A tapering of U.S. monetary policy is both predictable and unavoidable, Angel Gurría, secretary-general at the Organisation for Economic Co-operation and Development said on Friday.
"We have been saying that tapering was predictable and unavoidable and a good thing as it means normality is creeping back into proceedings," Gurría told CNBC on the side lines of a conference in Sydney before this weekend's G-20 meeting of world finance ministers and central bankers.
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Markets in major developing countries such as Argentina, Brazil, Turkey and India have been hit by brutal selling – first in May and June last year and again at the start of the year – amid jitters about the impact of an unwinding of the U.S. Federal Reserve's asset-purchase program.
Gurría said that markets were more orderly now compared with when the Fed taper talk emerged last year.
"The only thing [about tapering] is that it's like coming off steroids," he said. "When Ben Bernanke in May announced this we had turbulence, now we have a bit more order [although] some of the turbulence is not about tapering."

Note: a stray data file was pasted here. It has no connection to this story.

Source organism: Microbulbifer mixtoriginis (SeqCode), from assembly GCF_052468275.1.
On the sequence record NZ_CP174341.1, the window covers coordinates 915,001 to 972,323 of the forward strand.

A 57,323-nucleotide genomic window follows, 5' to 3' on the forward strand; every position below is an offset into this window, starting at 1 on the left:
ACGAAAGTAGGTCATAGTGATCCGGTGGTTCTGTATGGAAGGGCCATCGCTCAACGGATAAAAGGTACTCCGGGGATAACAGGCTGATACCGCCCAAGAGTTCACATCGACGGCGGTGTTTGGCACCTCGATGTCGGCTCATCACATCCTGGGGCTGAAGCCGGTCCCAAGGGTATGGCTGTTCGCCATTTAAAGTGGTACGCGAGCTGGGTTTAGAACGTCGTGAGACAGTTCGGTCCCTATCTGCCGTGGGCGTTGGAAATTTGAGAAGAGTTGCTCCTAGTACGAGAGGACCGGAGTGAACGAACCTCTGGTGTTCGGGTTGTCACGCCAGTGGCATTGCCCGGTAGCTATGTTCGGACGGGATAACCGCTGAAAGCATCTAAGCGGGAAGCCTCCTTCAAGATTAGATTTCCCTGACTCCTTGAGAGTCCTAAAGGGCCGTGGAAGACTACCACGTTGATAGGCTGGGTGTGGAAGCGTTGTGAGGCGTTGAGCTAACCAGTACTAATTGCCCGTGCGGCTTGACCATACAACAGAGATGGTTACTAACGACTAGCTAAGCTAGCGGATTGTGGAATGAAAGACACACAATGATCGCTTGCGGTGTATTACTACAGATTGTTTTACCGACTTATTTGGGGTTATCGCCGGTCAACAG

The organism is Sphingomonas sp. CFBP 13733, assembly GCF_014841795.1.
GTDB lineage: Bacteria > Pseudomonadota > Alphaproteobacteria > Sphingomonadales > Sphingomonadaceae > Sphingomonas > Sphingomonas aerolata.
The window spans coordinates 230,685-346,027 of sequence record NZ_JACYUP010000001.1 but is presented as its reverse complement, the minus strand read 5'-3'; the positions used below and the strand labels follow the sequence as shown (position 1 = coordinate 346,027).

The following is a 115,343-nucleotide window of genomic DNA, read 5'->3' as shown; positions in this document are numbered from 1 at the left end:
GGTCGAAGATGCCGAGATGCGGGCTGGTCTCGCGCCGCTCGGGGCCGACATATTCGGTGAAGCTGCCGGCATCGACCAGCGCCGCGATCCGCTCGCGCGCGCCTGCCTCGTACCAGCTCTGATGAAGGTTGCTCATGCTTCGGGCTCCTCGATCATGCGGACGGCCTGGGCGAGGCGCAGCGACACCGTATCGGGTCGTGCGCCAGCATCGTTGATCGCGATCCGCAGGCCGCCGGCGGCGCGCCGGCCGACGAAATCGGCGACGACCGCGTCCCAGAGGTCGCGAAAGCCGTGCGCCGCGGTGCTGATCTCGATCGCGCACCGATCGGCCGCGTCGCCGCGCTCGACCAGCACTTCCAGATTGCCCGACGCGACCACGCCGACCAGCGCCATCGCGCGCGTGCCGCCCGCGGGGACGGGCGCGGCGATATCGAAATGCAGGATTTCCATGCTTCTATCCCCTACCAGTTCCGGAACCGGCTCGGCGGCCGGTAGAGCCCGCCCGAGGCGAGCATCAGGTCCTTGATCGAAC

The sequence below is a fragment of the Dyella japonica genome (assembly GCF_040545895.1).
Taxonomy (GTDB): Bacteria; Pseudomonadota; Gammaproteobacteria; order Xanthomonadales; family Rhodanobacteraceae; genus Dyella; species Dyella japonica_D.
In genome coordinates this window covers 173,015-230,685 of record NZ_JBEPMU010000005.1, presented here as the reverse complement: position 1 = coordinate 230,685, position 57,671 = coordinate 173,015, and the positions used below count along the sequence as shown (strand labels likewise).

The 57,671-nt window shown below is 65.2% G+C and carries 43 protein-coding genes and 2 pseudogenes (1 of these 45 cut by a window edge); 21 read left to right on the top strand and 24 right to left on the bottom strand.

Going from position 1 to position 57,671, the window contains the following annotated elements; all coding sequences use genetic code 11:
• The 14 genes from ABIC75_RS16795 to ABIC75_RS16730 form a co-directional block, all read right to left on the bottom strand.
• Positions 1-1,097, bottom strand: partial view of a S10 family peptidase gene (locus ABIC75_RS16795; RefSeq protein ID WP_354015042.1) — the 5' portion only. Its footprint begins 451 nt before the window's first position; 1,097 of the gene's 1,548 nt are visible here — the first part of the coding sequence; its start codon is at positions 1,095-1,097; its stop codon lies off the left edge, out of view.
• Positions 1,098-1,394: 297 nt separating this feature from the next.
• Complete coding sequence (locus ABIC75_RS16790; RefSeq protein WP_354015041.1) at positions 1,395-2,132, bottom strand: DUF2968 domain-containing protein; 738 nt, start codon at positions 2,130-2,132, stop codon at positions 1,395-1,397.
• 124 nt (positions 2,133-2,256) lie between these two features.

The Fed scaled back its $85 billion-a-month stimulus program by $10 billion in December and by a further $10 billion in January. The central bank turned to an ultra-easy monetary policy in 2008 to help lift the boost economic growth at a time when interest rates had already been slashed to historic lows.
Takehiko Nakao, president of the Asian Development Bank, told CNBC earlier that emerging markets were in a better position than in the past to weather market turmoil.
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Volatility in emerging markets has led to some calls for major central banks to be more sensitive about the impact their monetary policy decisions can have around the world.
The International Monetary Fund, for instance, said earlier this week that advanced economies must avoid scaling back stimulus too quickly given a weak global economic recovery, with recent market volatility highlighting key risks in some emerging markets.
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In a report released on Friday, the OECD said momentum on reforms in the wake of the global financial crisis had slowed and more needed to be done to boost productivity and lower barriers to trade.
— Writing by CNBC's Dhara Ranasinghe. Follow her on Twitter at